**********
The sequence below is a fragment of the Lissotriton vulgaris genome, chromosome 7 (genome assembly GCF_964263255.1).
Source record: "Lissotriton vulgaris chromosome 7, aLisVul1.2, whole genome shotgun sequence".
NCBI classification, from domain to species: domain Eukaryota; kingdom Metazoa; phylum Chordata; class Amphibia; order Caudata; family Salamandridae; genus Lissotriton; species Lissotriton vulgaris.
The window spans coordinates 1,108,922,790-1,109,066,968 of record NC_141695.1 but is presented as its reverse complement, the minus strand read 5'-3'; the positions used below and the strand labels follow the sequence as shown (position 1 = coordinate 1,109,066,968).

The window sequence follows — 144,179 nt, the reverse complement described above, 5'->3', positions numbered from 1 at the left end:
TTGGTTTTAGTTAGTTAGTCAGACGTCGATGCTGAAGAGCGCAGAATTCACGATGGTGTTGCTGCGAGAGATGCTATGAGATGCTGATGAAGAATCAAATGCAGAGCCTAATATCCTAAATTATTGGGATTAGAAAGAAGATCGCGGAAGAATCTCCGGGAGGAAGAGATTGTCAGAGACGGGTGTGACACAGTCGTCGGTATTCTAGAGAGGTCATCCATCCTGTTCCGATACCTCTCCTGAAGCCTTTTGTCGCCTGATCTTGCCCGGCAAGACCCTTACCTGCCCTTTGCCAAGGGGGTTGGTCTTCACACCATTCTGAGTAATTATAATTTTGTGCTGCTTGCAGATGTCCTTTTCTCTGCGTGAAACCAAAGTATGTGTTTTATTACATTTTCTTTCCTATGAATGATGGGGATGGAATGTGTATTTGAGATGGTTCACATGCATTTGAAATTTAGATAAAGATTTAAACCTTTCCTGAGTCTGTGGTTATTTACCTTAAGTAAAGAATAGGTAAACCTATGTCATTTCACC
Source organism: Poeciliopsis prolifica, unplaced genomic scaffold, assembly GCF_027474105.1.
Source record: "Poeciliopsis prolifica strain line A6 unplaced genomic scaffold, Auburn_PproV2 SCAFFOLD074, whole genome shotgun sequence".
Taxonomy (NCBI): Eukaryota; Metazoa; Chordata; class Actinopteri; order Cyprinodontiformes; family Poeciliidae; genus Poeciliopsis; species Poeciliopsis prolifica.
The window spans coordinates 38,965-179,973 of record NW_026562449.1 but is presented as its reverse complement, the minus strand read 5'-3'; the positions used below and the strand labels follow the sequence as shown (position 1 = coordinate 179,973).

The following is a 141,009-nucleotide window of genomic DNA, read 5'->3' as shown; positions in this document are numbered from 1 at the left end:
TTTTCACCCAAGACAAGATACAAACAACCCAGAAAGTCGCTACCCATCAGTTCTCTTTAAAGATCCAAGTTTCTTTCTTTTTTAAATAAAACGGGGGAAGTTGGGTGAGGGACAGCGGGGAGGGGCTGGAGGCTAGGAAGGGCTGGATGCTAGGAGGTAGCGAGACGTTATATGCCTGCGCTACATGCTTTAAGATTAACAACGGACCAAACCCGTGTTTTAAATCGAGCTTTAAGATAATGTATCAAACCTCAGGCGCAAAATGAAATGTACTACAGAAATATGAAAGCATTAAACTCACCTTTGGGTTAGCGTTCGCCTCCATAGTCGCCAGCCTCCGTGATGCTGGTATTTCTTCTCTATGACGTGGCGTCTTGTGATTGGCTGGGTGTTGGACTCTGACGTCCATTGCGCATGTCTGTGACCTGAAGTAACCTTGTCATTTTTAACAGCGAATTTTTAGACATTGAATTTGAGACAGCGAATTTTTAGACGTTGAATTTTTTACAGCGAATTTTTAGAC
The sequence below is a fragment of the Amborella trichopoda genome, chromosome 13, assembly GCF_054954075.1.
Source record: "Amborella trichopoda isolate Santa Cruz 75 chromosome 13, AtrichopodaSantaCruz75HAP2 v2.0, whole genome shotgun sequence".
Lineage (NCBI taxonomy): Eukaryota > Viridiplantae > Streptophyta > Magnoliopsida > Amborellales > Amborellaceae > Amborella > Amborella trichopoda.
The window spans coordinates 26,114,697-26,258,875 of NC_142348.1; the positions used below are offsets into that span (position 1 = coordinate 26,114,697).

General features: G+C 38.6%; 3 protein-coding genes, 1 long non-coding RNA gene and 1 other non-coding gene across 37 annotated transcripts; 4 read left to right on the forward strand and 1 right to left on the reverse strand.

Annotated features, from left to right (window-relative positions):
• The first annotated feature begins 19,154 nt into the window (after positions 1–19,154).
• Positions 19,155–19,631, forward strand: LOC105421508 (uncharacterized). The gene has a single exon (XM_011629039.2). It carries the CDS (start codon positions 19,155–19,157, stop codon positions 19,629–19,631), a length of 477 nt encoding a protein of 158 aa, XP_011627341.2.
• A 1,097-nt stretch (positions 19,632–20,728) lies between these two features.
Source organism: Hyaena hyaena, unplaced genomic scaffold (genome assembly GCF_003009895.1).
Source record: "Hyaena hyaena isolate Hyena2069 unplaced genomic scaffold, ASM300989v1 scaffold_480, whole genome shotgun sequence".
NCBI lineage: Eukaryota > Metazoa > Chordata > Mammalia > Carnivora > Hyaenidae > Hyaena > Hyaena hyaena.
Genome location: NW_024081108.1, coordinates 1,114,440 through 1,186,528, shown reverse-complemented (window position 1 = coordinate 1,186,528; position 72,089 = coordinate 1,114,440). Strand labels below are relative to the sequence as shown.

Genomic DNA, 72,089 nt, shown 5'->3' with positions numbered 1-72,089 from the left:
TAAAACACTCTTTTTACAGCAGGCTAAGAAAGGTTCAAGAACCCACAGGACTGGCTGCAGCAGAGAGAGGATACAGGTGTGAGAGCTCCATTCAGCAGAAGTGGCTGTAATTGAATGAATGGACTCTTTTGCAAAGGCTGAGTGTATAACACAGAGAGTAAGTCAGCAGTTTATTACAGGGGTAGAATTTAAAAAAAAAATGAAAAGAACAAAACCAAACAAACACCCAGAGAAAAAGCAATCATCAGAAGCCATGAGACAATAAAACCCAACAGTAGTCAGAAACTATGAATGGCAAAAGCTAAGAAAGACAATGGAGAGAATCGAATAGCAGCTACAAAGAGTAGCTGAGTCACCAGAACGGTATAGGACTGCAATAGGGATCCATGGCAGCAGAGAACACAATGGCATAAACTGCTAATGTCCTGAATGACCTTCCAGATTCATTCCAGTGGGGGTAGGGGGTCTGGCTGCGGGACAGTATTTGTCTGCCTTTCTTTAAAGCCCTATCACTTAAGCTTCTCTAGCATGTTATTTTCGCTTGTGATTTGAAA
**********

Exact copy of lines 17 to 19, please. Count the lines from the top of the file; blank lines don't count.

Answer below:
General features: G+C 38.6%; 3 protein-coding genes, 1 long non-coding RNA gene and 1 other non-coding gene across 37 annotated transcripts; 4 read left to right on the forward strand and 1 right to left on the reverse strand.

Annotated features, from left to right (window-relative positions):
• The first annotated feature begins 19,154 nt into the window (after positions 1–19,154).